ABUJA, April 26 (Reuters) – Nigeria is considering how best to certify and tap into its iron ore reserves, the vice president said on Tuesday, as Africa’s top oil exporter continues to look for ways to diversify its economy away from its reliance on crude oil production.
Nigeria’s economy, the largest in Africa, is going through its worst crisis in years because of the fall in oil prices since mid-2014. Oil receipts make up around 70 percent of national income.
The government, led by President Muhammadu Buhari, has said it wants to diversify the economy by boosting agricultural, mineral and other non-energy sectors, something that previous administrations have tried in vain.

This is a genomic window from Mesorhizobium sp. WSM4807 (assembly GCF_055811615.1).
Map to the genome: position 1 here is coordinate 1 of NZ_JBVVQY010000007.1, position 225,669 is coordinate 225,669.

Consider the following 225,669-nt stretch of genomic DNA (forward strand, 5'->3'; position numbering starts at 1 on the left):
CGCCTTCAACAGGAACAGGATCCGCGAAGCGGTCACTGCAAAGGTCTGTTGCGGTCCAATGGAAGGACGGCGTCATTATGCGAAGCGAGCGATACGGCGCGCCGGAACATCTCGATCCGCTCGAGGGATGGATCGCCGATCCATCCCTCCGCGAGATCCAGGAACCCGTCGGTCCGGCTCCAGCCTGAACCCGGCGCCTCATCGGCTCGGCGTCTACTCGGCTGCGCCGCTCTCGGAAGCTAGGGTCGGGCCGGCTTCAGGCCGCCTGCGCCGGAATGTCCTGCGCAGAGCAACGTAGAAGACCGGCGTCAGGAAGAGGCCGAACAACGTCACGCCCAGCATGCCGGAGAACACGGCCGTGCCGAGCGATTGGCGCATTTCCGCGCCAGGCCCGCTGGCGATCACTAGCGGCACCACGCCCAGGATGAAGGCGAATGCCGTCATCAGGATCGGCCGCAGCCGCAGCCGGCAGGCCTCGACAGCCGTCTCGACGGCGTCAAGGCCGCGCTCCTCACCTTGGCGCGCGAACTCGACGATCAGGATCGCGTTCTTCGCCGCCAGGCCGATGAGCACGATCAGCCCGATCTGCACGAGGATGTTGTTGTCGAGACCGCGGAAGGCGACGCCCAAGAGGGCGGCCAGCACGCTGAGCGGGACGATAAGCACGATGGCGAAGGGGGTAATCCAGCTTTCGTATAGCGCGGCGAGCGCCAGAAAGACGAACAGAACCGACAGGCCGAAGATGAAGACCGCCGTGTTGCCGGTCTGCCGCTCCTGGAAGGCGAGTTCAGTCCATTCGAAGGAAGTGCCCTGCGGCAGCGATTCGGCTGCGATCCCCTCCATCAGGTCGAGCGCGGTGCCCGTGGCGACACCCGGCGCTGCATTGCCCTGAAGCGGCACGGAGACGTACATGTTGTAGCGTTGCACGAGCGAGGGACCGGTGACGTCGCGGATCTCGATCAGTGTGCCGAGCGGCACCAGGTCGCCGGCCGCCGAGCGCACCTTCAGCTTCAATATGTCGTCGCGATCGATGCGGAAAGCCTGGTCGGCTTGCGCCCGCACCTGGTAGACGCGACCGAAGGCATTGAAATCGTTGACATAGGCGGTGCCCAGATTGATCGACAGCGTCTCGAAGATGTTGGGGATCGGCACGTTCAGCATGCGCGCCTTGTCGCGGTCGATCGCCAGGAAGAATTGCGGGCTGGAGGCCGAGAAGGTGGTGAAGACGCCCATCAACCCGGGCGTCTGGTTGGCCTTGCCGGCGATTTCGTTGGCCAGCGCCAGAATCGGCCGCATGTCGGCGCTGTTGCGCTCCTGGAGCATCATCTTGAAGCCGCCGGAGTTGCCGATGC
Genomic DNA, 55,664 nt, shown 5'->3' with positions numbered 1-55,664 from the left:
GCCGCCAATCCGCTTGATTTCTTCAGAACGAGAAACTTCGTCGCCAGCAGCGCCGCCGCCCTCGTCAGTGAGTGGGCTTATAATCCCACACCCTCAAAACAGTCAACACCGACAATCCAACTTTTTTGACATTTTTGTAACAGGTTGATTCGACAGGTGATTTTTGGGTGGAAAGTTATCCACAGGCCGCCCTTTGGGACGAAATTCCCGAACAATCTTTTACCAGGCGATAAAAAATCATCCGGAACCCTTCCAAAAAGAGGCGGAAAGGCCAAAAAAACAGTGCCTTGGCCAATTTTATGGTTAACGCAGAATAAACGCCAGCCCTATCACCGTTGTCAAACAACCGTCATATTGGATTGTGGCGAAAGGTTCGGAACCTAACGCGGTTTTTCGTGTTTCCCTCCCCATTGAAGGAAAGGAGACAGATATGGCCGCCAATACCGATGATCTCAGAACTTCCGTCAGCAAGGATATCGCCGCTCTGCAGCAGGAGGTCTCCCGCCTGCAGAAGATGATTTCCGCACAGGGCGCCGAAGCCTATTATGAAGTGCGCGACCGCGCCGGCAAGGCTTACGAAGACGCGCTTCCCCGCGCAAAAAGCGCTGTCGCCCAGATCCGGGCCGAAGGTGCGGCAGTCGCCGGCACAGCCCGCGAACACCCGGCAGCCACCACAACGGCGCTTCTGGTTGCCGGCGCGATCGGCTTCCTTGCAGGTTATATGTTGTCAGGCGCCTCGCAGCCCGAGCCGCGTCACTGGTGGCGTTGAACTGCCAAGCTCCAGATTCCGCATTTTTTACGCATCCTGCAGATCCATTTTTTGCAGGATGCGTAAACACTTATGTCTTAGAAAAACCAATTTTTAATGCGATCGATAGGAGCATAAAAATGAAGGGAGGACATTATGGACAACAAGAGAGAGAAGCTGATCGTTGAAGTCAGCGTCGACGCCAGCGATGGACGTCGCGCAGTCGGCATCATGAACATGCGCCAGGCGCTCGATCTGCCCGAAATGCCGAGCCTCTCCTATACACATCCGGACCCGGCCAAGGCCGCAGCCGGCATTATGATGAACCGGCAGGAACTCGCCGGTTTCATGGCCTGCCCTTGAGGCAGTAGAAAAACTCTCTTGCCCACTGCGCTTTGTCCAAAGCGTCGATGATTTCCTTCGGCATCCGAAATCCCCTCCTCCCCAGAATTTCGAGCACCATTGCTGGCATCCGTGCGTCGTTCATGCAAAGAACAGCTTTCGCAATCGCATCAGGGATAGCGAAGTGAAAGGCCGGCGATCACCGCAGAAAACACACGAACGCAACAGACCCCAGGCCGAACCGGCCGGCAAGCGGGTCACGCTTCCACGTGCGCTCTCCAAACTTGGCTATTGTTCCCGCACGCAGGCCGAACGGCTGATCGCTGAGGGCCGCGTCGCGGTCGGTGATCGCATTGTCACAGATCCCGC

Vice President Yemi Osinbajo said about 70 percent of Nigeria’s known iron ore deposits were yet to be proven to be viable and the government was considering options, which included working with private companies, “for certifying existing deposits”.
“We must be extremely ambitious in our industrialisation efforts,” Osinbajo said during a visit to a steel plant in the western city of Ilorin, adding that Nigeria had about 2 billion metric tonnes of known iron ore reserves in total.
The vice president also said steel played an important role in the government’s economic plan and that the administration wanted Nigeria to become “a net exporter of steel within the shortest possible time”.
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